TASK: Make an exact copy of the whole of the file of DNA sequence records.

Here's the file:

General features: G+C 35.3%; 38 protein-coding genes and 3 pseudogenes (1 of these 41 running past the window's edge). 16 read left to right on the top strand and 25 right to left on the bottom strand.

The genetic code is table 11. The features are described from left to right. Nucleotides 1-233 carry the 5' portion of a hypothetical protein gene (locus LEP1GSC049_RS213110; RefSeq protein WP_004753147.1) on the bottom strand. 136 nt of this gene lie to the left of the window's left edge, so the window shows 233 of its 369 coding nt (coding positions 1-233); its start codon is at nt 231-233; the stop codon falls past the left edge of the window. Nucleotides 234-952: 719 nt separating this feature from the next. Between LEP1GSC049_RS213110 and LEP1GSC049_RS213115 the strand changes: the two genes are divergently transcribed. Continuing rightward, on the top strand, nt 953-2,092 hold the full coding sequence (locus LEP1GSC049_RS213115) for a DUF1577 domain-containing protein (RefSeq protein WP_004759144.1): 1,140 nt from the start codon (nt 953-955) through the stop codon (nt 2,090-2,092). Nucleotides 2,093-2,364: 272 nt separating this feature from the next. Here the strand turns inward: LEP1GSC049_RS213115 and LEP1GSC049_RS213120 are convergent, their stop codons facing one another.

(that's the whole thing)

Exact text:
General features: G+C 35.3%; 38 protein-coding genes and 3 pseudogenes (1 of these 41 running past the window's edge). 16 read left to right on the top strand and 25 right to left on the bottom strand.

The genetic code is table 11. The features are described from left to right. Nucleotides 1-233 carry the 5' portion of a hypothetical protein gene (locus LEP1GSC049_RS213110; RefSeq protein WP_004753147.1) on the bottom strand. 136 nt of this gene lie to the left of the window's left edge, so the window shows 233 of its 369 coding nt (coding positions 1-233); its start codon is at nt 231-233; the stop codon falls past the left edge of the window. Nucleotides 234-952: 719 nt separating this feature from the next. Between LEP1GSC049_RS213110 and LEP1GSC049_RS213115 the strand changes: the two genes are divergently transcribed. Continuing rightward, on the top strand, nt 953-2,092 hold the full coding sequence (locus LEP1GSC049_RS213115) for a DUF1577 domain-containing protein (RefSeq protein WP_004759144.1): 1,140 nt from the start codon (nt 953-955) through the stop codon (nt 2,090-2,092). Nucleotides 2,093-2,364: 272 nt separating this feature from the next. Here the strand turns inward: LEP1GSC049_RS213115 and LEP1GSC049_RS213120 are convergent, their stop codons facing one another.